Fuels supplier Caltex Australia will sell 50 service station sites in Sydney and Melbourne and has walked away from its guidance of an uplift of as much as $150 million in retailing earnings by 2024 after a slump in first-half profits amid a tough climate in both retailing and refining.

Caltex will also shift its corporate headquarters from the Sydney CBD to Alexandria, four kilometres to the south, next year as part of a new $100 million a year cost-cutting drive, and has slashed its capex budget for this year.

The news has left some investors questioning how Caltex will deliver promised increased return for shareholders just when it is set to undergo a transition in leadership given chief executive Julian Segal flagged his intention to retire earlier this month.

Mr Segal described the 54 per cent drop in benchmark profit for the June half as disappointing but said Caltex is already responding by focusing on capital discipline and reducing costs. He said the strategy was fully supported by the board and he would be remaining as CEO “for quite a while” to carry it through.

“Caltex has a history of adapting to operating conditions to continue to succeed and we will remain agile to deliver for our shareholders,” he said.

The weak result was not unexpected after Caltex cut its earnings guidance in June but the shares still fell 4.6 per cent to $24.66.

The drop extended a 4 per cent slide in the stock on Monday after rival Viva Energy offered a weaker than expected outlook for the second half that revealed the extent of the weakness in retailing margins.

Citigroup analyst James Byrne said Caltex’s new chief financial officer Matt Halliday, previously of Rio Tinto, seemed to already be making an impact on the business, driving cost reductions, the divestment of under-performing retail stores and reducing capex to strengthen the balance sheet.

“This good news offsets the outlook that $120-150 million in EBIT [earnings before interest and tax] uplift from convenience will no longer be achieved,” Mr Byrne told clients.

“We doubt the market had much convenience benefit anyway, so with $100 million in cost out, this may be a net benefit for expectations.”

The market had been losing faith in Caltex’s retailing profit targets over the past 6-12 months as returns from the rollout of new and revamped stores proved slow to emerge.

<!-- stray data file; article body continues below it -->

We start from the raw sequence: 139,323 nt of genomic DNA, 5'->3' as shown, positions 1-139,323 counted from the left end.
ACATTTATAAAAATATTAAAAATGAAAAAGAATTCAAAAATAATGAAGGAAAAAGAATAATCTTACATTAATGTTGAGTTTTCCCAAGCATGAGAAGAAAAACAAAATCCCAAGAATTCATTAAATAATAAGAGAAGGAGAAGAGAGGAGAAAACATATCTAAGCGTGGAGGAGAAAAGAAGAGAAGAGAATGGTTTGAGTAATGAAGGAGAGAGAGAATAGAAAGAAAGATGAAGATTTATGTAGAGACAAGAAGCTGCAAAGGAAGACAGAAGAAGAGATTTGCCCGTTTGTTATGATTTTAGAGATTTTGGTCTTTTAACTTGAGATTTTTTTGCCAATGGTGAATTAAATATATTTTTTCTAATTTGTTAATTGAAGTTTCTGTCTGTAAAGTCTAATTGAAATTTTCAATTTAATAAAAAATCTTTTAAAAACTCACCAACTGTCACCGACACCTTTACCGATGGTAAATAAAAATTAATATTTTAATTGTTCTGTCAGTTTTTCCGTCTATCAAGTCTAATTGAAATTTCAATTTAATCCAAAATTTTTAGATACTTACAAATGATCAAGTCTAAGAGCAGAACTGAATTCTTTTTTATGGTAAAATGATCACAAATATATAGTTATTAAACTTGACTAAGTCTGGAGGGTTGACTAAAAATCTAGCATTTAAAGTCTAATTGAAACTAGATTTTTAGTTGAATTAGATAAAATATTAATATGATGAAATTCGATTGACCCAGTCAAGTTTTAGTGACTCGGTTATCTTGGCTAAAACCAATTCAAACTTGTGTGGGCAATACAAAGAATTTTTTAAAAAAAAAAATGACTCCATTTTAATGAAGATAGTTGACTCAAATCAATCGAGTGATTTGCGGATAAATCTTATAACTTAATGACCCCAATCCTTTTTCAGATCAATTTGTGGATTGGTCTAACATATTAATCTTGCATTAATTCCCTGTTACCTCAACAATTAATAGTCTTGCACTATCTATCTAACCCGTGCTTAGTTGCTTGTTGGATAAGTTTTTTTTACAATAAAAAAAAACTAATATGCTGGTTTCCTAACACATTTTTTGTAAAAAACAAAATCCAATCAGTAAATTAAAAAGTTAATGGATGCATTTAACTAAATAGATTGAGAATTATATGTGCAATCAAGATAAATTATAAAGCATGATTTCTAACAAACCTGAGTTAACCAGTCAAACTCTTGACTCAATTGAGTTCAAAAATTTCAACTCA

But Mr Segal said he was still very confident the retail transformation would deliver “meaningful growth”, noting that while the increase in earnings would be smaller, it would be achieved with lower capital spending. He said that the retailing alliance announced on Tuesday between BP and David Jones Foodsreflected Caltex’s two-and-a-half-year-old strategy to upgrade its convenience retailing offer at its petrol stations.

The decision to close 50 stores and sell the sites is the result of an ongoing review by Caltex of all its convenience retail network. About 500 sites have been identified as delivering strong returns and growth, while another 240 are still under review but will remain part of the network.

Mr Halliday said the 240 sites were important as part of Caltex’s branded network but deeper analysis was required to find the best pathway to apply the retailing strategy.

Caltex now expects to spend about $300 million on capital investment this year, down from an original guidance range of $320 million-$385 million

Net profit leaving aside the value of inventories, the figure most closely watched by the market, sank to $135 million in the six months ended June 30, within Caltex’s June guidance of $120 million-$140 million.

Bottom line net earnings dropped to $155 million from $383 million a year earlier. on revenues that edged up 1 per cent to $10.3 billion.

Earnings before interest and tax from fuels & infrastructure fell 38.5 per cent to $193 million, while convenience retail EBIT almost halved to $85 million from $161 million in the first half of 2018.

Caltex’s sole remaining refinery, the Lytton plant in Brisbane, saw an average gross return on converting a barrel of crude oil into a barrel of petrol, diesel and other refined fuels of $US7.50 in the first half, down from $US10.06 a barrel in the year-earlier half.

The company reduced its guidance for full-year fuels sales from its own production to about 5.5 billion litres, from 5.8 billion litres, because of high oil purchasing costs.

Caltex declared an interim dividend of 32¢ per share, down from 57¢ a year earlier.

Extracted from AFR